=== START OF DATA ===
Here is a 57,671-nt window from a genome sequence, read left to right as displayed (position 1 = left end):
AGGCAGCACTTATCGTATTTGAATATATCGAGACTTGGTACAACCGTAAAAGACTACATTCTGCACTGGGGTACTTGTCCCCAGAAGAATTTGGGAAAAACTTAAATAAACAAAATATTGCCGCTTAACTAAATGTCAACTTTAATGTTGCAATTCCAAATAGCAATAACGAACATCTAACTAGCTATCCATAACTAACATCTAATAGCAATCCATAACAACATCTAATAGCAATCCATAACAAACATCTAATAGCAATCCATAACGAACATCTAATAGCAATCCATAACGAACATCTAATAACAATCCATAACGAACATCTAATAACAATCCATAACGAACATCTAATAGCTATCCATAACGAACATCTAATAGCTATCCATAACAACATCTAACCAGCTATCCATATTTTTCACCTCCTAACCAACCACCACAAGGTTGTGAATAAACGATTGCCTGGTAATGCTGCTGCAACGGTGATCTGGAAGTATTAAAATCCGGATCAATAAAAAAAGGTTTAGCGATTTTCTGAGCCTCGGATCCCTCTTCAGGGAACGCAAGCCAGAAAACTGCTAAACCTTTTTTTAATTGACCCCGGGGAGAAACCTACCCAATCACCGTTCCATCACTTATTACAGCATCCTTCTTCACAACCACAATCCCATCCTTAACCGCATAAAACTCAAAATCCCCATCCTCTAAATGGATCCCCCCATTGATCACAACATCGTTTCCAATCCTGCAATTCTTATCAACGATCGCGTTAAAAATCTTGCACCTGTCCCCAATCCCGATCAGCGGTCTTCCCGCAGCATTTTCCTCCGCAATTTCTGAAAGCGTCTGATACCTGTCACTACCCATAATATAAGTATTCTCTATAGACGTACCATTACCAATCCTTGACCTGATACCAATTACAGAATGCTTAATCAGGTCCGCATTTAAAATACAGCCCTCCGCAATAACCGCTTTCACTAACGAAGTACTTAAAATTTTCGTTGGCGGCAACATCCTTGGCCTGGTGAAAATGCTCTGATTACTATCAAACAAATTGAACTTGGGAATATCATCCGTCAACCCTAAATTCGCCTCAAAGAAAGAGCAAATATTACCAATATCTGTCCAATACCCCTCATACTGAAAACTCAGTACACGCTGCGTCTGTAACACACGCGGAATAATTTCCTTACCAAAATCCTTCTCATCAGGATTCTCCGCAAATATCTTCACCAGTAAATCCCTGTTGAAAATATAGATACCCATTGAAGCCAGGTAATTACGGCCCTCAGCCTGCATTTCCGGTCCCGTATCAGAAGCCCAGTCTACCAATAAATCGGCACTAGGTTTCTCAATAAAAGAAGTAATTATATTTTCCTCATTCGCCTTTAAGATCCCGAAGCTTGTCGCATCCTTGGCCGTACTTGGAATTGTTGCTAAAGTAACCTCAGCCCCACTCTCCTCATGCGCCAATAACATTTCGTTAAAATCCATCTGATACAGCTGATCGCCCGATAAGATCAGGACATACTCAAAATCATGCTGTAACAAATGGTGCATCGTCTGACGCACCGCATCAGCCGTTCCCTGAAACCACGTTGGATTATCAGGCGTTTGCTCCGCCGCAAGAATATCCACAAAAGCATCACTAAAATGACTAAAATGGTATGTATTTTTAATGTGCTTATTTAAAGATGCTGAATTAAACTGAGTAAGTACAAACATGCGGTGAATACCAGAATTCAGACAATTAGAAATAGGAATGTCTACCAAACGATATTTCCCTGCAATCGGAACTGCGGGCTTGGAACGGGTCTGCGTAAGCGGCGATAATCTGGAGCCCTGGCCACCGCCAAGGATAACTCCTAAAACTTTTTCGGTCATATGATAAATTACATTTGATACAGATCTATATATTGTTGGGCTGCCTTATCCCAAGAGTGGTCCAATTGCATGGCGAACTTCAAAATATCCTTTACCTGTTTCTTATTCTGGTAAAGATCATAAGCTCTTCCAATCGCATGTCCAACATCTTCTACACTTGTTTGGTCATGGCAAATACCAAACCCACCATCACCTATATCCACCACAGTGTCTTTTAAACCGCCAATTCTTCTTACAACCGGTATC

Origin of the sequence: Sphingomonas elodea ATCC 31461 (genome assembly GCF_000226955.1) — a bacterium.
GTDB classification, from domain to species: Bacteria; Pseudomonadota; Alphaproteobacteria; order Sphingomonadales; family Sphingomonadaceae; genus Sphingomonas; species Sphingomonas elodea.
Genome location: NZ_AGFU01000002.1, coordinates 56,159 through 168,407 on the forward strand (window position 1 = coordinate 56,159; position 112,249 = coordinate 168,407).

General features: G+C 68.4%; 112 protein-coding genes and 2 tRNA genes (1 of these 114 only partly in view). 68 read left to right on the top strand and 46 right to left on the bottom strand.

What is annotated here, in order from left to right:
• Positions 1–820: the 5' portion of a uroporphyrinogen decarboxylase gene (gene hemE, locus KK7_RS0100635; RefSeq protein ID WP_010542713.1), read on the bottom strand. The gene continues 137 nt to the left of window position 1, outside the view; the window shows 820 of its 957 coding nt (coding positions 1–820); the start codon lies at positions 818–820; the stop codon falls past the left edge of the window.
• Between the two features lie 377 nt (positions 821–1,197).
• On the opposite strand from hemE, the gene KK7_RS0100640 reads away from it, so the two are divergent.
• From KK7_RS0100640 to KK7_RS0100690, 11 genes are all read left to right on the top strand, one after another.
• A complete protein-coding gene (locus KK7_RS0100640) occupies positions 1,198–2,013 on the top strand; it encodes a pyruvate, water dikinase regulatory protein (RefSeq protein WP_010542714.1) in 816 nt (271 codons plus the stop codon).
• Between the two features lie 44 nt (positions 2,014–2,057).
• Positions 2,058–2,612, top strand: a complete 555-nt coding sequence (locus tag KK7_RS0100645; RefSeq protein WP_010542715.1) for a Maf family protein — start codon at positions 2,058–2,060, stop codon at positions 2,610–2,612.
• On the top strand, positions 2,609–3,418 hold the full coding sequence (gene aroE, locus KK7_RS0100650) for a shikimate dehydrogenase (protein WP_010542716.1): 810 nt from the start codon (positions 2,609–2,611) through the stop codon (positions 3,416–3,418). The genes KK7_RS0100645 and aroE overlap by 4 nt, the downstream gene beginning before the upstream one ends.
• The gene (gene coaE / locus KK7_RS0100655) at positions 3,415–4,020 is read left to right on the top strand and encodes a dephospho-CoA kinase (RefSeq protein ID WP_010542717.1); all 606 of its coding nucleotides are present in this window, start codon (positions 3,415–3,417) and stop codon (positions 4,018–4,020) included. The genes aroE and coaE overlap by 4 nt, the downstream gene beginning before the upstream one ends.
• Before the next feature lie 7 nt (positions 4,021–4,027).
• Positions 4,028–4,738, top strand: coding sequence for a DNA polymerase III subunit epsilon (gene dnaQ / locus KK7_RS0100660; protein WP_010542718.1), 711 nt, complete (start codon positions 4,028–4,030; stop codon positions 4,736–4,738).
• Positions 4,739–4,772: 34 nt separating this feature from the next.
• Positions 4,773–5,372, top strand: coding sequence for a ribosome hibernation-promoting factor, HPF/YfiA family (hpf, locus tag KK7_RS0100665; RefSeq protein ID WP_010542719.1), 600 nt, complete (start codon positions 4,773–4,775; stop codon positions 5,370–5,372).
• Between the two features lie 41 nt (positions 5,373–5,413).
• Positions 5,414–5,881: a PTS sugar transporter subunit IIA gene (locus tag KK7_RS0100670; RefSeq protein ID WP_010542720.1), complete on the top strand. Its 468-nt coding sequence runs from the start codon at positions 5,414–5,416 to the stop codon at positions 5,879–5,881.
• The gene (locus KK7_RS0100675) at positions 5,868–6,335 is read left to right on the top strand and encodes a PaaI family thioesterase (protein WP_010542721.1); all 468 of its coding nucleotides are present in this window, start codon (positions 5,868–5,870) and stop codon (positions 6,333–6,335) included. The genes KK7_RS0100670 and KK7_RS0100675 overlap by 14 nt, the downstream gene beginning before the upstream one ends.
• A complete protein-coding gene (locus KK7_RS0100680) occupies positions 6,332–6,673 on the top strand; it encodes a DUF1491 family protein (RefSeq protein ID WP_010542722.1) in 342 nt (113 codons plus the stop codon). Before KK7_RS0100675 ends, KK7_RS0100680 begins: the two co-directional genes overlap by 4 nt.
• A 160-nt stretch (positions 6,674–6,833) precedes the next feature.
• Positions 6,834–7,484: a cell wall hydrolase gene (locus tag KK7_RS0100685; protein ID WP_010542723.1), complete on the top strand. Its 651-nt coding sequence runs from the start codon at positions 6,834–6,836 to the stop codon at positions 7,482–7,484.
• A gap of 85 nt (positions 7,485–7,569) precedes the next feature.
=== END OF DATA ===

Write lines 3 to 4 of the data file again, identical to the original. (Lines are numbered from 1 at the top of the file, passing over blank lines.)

Origin of the sequence: Sphingomonas elodea ATCC 31461 (genome assembly GCF_000226955.1) — a bacterium.
GTDB classification, from domain to species: Bacteria; Pseudomonadota; Alphaproteobacteria; order Sphingomonadales; family Sphingomonadaceae; genus Sphingomonas; species Sphingomonas elodea.